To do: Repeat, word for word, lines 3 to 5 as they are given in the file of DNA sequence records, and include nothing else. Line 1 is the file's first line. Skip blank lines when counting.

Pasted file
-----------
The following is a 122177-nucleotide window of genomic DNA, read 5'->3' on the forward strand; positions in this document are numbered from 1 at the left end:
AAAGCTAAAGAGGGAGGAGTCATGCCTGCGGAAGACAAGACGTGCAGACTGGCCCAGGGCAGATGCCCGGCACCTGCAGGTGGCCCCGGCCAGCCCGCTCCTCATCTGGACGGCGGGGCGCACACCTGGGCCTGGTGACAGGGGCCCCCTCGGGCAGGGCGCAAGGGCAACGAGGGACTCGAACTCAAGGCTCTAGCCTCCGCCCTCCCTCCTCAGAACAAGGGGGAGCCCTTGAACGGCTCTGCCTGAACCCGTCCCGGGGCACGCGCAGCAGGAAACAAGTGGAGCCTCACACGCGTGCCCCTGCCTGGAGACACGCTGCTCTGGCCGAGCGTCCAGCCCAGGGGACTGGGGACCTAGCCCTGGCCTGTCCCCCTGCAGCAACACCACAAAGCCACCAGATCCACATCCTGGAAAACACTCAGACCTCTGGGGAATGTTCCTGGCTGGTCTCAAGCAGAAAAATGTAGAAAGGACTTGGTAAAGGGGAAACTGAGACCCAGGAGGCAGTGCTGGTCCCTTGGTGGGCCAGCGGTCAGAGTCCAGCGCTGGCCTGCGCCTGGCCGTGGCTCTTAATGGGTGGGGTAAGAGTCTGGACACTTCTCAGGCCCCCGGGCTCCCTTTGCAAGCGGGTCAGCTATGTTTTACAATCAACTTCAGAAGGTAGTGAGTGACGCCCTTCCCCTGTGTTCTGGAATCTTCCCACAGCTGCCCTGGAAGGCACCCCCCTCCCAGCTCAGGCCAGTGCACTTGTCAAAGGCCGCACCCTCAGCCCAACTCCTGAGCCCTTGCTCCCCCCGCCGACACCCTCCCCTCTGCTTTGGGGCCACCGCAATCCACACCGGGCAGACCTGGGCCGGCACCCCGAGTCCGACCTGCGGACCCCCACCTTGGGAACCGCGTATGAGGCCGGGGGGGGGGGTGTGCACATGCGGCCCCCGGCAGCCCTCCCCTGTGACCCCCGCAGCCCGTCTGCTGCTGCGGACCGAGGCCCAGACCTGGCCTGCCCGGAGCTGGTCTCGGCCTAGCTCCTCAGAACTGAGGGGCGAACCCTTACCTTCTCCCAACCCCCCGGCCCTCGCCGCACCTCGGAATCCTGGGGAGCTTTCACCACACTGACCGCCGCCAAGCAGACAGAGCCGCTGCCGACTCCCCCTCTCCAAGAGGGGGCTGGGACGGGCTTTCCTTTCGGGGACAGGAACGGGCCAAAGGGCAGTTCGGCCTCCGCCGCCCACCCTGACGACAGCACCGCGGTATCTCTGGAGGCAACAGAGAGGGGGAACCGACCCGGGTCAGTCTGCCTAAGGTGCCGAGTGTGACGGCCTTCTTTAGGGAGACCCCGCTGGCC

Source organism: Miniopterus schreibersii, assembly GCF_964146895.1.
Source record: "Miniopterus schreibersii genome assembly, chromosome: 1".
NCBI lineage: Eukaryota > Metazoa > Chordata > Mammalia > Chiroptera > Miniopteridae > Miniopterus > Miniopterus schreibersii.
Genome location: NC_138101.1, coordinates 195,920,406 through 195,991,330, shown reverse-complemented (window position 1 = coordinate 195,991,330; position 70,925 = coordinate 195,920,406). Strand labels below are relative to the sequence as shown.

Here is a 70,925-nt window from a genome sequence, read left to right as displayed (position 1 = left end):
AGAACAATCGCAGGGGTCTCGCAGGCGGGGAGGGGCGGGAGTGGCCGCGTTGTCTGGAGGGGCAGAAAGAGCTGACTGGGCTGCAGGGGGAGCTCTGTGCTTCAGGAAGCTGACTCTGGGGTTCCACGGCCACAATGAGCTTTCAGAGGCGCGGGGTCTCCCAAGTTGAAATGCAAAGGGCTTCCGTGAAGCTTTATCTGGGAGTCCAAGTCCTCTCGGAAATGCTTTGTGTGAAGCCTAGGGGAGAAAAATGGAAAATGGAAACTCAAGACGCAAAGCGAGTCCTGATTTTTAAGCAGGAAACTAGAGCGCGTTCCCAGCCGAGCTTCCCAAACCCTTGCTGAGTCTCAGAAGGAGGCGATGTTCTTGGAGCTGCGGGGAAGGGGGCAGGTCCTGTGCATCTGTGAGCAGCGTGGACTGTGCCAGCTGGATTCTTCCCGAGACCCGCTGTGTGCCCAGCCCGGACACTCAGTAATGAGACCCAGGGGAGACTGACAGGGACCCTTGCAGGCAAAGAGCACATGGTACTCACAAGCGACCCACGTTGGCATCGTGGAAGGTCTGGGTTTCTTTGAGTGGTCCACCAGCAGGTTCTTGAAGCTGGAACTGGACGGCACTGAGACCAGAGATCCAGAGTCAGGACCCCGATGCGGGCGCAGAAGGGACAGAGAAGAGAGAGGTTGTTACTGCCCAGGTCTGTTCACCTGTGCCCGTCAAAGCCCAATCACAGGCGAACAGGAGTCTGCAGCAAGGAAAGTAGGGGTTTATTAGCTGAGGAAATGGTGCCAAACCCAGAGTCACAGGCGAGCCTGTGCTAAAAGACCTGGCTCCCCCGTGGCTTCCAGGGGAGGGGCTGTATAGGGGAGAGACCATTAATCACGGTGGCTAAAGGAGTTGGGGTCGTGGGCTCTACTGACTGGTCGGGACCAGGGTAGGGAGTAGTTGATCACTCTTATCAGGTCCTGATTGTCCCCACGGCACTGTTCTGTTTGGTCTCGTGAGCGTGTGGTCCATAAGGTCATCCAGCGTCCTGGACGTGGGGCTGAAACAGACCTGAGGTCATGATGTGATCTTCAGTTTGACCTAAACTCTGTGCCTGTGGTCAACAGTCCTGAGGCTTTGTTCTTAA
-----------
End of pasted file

Source organism: Miniopterus schreibersii, assembly GCF_964146895.1.
Source record: "Miniopterus schreibersii genome assembly, chromosome: 1".
NCBI lineage: Eukaryota > Metazoa > Chordata > Mammalia > Chiroptera > Miniopteridae > Miniopterus > Miniopterus schreibersii.